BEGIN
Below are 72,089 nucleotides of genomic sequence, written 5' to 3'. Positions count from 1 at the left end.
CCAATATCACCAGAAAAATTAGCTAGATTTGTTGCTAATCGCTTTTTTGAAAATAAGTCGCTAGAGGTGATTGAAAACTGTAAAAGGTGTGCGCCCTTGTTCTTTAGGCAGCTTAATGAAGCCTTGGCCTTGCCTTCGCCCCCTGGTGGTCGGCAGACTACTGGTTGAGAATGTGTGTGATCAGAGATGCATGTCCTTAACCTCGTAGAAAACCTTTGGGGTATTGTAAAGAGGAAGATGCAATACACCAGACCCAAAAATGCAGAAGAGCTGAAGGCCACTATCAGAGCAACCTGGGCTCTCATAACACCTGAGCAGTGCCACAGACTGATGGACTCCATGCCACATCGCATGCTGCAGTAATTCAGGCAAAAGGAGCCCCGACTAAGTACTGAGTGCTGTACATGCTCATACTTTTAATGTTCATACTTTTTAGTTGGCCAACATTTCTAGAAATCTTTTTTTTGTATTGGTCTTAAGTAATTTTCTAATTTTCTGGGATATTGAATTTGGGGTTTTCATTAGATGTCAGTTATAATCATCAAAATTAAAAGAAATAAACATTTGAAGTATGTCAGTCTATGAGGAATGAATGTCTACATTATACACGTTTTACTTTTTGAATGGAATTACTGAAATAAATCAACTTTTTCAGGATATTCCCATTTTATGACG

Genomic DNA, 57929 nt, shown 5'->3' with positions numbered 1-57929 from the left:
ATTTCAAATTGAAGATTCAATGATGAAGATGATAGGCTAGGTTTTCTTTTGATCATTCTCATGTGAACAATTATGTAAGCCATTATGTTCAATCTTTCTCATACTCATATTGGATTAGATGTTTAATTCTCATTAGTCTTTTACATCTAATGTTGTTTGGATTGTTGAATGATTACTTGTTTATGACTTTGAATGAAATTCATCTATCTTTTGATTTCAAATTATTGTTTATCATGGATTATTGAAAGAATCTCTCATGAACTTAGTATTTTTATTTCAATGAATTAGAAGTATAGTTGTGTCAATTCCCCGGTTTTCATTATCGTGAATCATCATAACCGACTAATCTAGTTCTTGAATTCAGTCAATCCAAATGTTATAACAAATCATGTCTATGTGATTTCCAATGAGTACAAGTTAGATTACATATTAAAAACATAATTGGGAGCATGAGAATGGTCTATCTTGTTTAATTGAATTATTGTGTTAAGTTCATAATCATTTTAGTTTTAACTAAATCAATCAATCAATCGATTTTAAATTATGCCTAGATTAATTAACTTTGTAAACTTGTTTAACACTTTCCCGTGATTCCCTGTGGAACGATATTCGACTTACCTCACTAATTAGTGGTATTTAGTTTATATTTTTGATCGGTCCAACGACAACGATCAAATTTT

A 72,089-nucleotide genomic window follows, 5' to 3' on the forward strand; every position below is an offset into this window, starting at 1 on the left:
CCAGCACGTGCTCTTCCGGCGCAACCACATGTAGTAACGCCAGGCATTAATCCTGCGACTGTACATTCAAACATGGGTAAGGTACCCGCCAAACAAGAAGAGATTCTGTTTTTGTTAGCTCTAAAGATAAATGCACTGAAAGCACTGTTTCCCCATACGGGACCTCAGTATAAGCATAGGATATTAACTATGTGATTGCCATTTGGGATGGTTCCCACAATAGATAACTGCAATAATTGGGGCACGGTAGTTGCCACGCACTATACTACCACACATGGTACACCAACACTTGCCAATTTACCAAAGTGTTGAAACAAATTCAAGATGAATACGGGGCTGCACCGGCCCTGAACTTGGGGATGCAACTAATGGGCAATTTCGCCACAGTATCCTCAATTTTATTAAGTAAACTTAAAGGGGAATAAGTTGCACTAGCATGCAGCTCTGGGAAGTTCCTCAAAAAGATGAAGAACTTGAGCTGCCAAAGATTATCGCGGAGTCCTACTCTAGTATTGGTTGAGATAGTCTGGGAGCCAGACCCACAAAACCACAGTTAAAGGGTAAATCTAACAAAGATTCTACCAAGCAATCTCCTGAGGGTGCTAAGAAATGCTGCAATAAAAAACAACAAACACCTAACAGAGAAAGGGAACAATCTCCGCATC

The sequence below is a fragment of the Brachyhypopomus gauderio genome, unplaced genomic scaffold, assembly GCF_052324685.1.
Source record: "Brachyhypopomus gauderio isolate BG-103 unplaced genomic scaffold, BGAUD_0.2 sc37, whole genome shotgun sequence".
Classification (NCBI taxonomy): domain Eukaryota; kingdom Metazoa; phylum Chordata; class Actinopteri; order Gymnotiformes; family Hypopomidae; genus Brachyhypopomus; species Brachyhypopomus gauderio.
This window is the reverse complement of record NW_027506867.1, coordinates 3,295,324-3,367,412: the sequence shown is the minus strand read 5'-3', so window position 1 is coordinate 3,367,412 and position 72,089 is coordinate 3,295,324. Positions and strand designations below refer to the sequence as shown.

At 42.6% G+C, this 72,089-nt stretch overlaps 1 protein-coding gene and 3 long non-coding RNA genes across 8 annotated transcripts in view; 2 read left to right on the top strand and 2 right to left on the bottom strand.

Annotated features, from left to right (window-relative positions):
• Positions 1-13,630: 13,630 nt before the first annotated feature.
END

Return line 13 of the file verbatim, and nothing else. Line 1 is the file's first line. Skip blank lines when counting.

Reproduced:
• Positions 1-13,630: 13,630 nt before the first annotated feature.